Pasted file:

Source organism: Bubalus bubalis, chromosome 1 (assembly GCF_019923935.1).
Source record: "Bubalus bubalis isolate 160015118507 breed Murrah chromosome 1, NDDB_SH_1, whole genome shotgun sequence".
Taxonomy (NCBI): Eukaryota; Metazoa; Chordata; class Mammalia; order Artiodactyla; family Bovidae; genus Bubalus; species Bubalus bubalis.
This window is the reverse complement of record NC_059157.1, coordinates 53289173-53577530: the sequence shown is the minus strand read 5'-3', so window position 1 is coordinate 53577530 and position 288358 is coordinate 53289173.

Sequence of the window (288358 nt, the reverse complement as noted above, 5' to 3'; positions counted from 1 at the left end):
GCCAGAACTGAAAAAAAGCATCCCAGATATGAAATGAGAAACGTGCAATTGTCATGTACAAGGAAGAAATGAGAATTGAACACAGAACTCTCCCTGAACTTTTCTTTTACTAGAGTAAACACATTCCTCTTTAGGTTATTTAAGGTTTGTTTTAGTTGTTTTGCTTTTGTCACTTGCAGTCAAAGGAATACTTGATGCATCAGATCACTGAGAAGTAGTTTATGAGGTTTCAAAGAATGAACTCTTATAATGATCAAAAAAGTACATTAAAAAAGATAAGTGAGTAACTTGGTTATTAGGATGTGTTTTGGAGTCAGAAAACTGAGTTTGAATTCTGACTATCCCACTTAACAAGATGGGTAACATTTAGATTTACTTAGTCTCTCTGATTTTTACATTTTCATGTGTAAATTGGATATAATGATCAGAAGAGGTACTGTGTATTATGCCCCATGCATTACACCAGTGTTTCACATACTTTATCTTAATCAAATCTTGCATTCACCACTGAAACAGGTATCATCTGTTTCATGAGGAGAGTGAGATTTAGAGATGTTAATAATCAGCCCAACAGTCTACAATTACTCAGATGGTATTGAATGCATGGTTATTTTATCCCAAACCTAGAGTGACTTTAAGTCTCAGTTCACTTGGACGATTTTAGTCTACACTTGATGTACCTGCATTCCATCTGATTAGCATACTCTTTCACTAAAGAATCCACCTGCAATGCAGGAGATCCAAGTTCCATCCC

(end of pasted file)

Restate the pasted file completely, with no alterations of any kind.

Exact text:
Source organism: Bubalus bubalis, chromosome 1 (assembly GCF_019923935.1).
Source record: "Bubalus bubalis isolate 160015118507 breed Murrah chromosome 1, NDDB_SH_1, whole genome shotgun sequence".
Taxonomy (NCBI): Eukaryota; Metazoa; Chordata; class Mammalia; order Artiodactyla; family Bovidae; genus Bubalus; species Bubalus bubalis.
This window is the reverse complement of record NC_059157.1, coordinates 53289173-53577530: the sequence shown is the minus strand read 5'-3', so window position 1 is coordinate 53577530 and position 288358 is coordinate 53289173.

Sequence of the window (288358 nt, the reverse complement as noted above, 5' to 3'; positions counted from 1 at the left end):
GCCAGAACTGAAAAAAAGCATCCCAGATATGAAATGAGAAACGTGCAATTGTCATGTACAAGGAAGAAATGAGAATTGAACACAGAACTCTCCCTGAACTTTTCTTTTACTAGAGTAAACACATTCCTCTTTAGGTTATTTAAGGTTTGTTTTAGTTGTTTTGCTTTTGTCACTTGCAGTCAAAGGAATACTTGATGCATCAGATCACTGAGAAGTAGTTTATGAGGTTTCAAAGAATGAACTCTTATAATGATCAAAAAAGTACATTAAAAAAGATAAGTGAGTAACTTGGTTATTAGGATGTGTTTTGGAGTCAGAAAACTGAGTTTGAATTCTGACTATCCCACTTAACAAGATGGGTAACATTTAGATTTACTTAGTCTCTCTGATTTTTACATTTTCATGTGTAAATTGGATATAATGATCAGAAGAGGTACTGTGTATTATGCCCCATGCATTACACCAGTGTTTCACATACTTTATCTTAATCAAATCTTGCATTCACCACTGAAACAGGTATCATCTGTTTCATGAGGAGAGTGAGATTTAGAGATGTTAATAATCAGCCCAACAGTCTACAATTACTCAGATGGTATTGAATGCATGGTTATTTTATCCCAAACCTAGAGTGACTTTAAGTCTCAGTTCACTTGGACGATTTTAGTCTACACTTGATGTACCTGCATTCCATCTGATTAGCATACTCTTTCACTAAAGAATCCACCTGCAATGCAGGAGATCCAAGTTCCATCCC